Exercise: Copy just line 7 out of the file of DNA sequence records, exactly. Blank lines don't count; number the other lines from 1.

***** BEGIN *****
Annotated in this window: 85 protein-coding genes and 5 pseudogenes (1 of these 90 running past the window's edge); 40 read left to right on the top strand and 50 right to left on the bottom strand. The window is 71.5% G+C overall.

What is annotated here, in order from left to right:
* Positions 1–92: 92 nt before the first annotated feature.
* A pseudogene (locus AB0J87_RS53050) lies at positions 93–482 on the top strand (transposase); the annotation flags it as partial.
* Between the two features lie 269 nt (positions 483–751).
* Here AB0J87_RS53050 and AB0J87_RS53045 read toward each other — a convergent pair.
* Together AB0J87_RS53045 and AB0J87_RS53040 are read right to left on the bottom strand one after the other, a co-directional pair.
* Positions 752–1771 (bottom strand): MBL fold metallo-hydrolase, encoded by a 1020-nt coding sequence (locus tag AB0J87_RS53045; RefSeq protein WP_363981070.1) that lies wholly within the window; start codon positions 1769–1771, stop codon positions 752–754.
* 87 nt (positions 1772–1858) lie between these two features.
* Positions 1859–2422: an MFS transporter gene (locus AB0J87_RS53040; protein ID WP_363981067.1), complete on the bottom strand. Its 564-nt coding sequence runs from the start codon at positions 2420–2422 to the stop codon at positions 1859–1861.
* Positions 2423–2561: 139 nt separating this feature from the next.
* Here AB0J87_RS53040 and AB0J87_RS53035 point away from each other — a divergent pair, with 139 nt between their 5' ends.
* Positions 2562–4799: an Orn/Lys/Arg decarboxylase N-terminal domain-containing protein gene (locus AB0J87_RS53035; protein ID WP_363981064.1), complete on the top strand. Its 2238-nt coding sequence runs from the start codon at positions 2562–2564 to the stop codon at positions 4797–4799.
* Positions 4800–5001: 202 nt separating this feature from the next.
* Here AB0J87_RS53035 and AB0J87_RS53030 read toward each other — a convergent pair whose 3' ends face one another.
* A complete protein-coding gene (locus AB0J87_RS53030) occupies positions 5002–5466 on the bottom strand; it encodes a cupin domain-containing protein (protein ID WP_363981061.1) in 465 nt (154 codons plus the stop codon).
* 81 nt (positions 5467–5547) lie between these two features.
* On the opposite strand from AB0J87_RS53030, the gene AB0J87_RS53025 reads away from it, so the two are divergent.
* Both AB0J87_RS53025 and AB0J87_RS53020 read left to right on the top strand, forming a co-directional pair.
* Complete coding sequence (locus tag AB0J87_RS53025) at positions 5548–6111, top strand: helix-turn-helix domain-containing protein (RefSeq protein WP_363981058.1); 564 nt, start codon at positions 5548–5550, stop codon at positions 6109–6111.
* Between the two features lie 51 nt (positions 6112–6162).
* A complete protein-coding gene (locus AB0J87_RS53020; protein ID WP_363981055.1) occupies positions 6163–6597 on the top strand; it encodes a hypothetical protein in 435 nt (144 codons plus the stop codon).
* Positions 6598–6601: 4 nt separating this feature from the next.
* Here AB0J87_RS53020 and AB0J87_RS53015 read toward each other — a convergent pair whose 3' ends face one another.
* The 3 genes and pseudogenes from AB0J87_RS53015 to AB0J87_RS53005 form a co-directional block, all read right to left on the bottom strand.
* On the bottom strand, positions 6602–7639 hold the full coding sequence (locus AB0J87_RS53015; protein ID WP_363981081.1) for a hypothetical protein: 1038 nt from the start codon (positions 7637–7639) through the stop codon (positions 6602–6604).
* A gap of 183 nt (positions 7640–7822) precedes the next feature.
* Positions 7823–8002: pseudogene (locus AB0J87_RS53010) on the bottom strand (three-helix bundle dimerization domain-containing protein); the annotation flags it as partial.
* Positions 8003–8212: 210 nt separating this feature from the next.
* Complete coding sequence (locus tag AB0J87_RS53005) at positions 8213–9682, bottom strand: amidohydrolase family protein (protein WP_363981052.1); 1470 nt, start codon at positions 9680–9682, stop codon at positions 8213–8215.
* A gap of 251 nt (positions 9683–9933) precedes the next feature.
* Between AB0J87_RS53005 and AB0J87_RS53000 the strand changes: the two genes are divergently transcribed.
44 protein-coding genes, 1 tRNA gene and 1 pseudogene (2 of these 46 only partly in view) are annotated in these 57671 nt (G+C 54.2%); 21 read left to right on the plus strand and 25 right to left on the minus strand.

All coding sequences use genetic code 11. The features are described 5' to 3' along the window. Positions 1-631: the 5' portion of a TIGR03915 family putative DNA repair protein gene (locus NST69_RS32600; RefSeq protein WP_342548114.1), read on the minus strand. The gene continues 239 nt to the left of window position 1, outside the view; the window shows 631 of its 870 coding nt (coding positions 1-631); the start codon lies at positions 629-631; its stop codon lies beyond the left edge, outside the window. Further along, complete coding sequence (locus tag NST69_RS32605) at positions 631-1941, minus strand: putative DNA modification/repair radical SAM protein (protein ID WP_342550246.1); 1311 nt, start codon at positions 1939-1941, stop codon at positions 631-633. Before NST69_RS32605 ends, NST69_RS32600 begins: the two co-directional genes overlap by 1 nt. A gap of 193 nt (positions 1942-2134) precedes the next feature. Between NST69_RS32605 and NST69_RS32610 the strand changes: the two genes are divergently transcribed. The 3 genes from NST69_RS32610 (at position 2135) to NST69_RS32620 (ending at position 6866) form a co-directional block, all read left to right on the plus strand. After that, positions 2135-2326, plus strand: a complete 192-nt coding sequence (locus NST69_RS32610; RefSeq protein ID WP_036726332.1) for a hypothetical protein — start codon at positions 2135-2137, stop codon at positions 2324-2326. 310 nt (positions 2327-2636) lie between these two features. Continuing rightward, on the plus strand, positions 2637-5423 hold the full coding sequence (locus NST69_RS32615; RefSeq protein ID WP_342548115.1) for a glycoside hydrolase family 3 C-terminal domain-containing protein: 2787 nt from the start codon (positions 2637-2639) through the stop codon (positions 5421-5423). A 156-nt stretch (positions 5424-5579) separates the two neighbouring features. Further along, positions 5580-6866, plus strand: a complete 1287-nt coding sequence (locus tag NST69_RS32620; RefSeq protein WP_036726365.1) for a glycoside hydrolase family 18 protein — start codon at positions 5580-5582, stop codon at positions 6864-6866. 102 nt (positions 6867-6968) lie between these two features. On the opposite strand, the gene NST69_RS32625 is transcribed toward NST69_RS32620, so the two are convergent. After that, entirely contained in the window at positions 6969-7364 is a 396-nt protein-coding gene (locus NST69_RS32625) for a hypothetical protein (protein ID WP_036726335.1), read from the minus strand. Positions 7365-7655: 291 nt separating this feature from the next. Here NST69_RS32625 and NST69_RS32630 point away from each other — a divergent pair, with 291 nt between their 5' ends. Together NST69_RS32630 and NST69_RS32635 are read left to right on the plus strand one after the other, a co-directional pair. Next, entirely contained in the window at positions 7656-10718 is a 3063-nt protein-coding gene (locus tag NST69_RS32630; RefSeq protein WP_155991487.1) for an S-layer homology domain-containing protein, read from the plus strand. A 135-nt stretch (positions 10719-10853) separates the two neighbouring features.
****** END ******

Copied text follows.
* Together AB0J87_RS53045 and AB0J87_RS53040 are read right to left on the bottom strand one after the other, a co-directional pair.